What the hell happened to Maggie? Memory and History of Race in Toni Morrisons's "Recitatif"

Term Paper, 2015

26 Pages, Grade: 1.3




Ways of Reading Recitatif.
Different Formats of Memories
The Approach of Reading Recitatif in "the space in between" the Binaries
First Encounter - Maggie Representing a Marginalized History
Second Encounter - A Shared Desire for Silence about the Past
Third Encounter - Diverging Accounts Introduce the Possibility of Multiple Truths
Fourth Encounter - The Truth Lies in "the space in between"
Fifth Encounter - The Question of Guilt
The Function ofMaggie's Bowed Legs as Parentheses
The Intertwining of History and Memory in "the space in between"




“On all of its levels, memory is defined by an intricate interaction between remembering and forgetting.”[1] This statement certainly includes the term “race”, a term that has, for a long time, been very present in American history and is still of high importance today. Toni Morrison deals to a great extent with this term in her writings, for example her only short story Recitatif, where two girls of different races witness a beating incident in the orphanage “St. Bonny's” they live in and who, in the course of the story, revisit their memories of the incident several times. In the 20th century, many analyses of Recitatif therefore focused on putting racial markers on the two protagonists, showing how Morrison wants to make her readers aware of their own racial stereotypes.

This approach is justified and certainly reveals much of Morrison's intention as the author, but I suggest that the story does not merely deal with racial markers. Hence, this paper will focus on a character that has often been left out: Maggie, the kitchen worker of St. Bonny's. Androne, Stanley and Benjamin are major voices in a small body of Recitatif scholarship that centre on Maggie: Androne offered a ground breaking study focusing on maternal figures, whereas Stanley analyses the story in the light of disability studies.[2] Thus, it will be shown that Maggie has several functions in the text that add to the meaning of the text as well as the understanding for the reader.

This paper will investigate Recitatif in the light of the concepts of memory and history. I claim that through the character of Maggie, readers can better understand the memory and history of the term “race” in American history. It will be shown how the returning and dividing memories of the incident with Maggie challenge Twyla and Roberta to not accept their memory as complete. Furthermore, it will be shown that Maggie's interstitial narrative provides, at least to a certain extent, answers to the implied question driving Recitatif: if memory is so unstable, how can whites and blacks ever communicate effectively about the history they share? I will follow Benjamin's thesis, that we must leave walking on the binaries and start walking “in the space in between”, investigating what can be found in between the binaries of the racial markers of black and white, of physical disability[3] and of the binary victim versus victimizer.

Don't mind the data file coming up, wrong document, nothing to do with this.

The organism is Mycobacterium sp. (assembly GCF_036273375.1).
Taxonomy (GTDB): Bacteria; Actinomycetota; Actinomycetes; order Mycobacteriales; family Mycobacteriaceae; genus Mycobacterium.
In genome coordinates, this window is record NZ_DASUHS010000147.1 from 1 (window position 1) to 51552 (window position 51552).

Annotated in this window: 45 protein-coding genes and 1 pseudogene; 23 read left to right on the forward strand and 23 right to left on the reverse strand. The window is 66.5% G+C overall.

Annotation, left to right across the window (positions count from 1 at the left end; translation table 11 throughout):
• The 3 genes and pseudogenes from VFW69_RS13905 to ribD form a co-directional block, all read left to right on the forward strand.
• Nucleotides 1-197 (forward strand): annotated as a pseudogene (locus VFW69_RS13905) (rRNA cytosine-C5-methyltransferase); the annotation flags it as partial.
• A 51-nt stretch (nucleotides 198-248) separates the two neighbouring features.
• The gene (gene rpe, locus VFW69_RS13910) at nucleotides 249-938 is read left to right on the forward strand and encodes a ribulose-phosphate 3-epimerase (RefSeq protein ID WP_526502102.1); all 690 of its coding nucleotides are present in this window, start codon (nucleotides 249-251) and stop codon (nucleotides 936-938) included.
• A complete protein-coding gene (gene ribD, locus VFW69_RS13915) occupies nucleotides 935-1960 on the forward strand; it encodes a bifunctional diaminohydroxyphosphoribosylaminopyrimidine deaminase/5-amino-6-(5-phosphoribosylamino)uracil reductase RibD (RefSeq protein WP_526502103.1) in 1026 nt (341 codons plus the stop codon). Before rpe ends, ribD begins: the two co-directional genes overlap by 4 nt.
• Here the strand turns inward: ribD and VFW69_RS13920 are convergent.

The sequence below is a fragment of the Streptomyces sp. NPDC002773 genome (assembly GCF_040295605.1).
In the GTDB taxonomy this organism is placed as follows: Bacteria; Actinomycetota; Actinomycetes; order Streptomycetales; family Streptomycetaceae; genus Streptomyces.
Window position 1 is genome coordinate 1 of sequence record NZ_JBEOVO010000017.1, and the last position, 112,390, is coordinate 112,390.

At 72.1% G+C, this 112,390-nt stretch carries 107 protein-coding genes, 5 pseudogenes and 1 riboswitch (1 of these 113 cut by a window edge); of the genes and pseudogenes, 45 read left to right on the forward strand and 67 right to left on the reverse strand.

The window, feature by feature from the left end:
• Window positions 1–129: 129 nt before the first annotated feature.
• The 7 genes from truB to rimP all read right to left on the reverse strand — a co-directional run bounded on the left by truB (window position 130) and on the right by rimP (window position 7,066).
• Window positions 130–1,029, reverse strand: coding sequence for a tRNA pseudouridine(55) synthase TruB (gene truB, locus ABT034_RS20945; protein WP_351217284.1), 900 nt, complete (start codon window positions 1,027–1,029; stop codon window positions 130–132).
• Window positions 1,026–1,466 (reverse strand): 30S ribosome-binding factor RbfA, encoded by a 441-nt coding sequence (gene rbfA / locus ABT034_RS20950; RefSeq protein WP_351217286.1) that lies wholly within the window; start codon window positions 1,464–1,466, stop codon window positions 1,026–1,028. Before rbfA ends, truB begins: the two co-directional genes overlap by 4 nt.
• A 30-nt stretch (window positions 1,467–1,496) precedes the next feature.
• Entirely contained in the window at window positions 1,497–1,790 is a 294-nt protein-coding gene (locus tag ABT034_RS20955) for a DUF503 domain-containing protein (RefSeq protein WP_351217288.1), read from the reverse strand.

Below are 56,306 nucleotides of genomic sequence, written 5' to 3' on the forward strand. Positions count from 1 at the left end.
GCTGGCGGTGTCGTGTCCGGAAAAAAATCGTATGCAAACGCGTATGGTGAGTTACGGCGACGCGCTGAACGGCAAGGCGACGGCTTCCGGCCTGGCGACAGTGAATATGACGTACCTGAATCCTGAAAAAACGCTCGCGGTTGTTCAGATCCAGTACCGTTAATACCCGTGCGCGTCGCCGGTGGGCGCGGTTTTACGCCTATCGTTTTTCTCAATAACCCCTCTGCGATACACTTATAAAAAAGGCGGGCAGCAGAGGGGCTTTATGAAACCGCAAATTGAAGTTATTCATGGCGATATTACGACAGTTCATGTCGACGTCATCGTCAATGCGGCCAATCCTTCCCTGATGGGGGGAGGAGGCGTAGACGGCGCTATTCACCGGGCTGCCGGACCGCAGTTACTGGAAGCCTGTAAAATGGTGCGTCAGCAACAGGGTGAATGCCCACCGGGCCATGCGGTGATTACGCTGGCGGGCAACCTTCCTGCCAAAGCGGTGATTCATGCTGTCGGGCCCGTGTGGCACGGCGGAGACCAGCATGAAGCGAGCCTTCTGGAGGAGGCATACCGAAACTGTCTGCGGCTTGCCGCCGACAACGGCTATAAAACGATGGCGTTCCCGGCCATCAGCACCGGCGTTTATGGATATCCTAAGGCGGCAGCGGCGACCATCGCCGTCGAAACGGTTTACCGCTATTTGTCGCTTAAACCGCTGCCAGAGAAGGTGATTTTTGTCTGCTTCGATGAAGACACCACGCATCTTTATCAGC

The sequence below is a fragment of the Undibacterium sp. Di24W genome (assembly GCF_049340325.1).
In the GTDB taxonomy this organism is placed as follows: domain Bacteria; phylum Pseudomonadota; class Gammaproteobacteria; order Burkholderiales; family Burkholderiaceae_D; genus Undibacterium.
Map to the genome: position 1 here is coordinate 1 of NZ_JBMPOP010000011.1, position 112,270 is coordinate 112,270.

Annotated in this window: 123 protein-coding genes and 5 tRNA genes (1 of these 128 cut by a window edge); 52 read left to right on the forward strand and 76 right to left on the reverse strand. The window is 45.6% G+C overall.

The basis for the following investigation will be a brief introduction into the story's plot and into Assmann's differentiation of four sorts of memory since it reveals how all sorts of memories are built on an interaction of remembering and forgetting.[4]

The second part of the paper will then investigate all five encounters where Twyla and Roberta meet, each encounter highlighting a function of Maggie. The first encounter gives readers the first memory of the incident with Maggie where Twyla as the first person narrator presents Maggie as mute and deaf. Maggie functions as the scapegoat and represents how the unappealing elements of history are actively marginalized.[5] The short second encounter reveals that a clear distinction along the binary of victim and victimizer is not easy to make. Meeting for the third time, a rift between their memories is allowed by Roberta's claim that Maggie did not fall, but was knocked down. Maggie again represents a marginalized history conjured to serve people in the present and the diverging memories challenge the past as fix and firm.[6] Meeting for the fourth time on opposing sides of a bussing issue, racial identity is introduced to Maggie, claiming she was black and therefore challenging the reliability of memory and our records of history. Their final encounter reveals how Maggie takes on a double role - on the one hand both Twyla and Roberta compare their mothers with Maggie, on the other hand they identify themselves with Maggie.[7]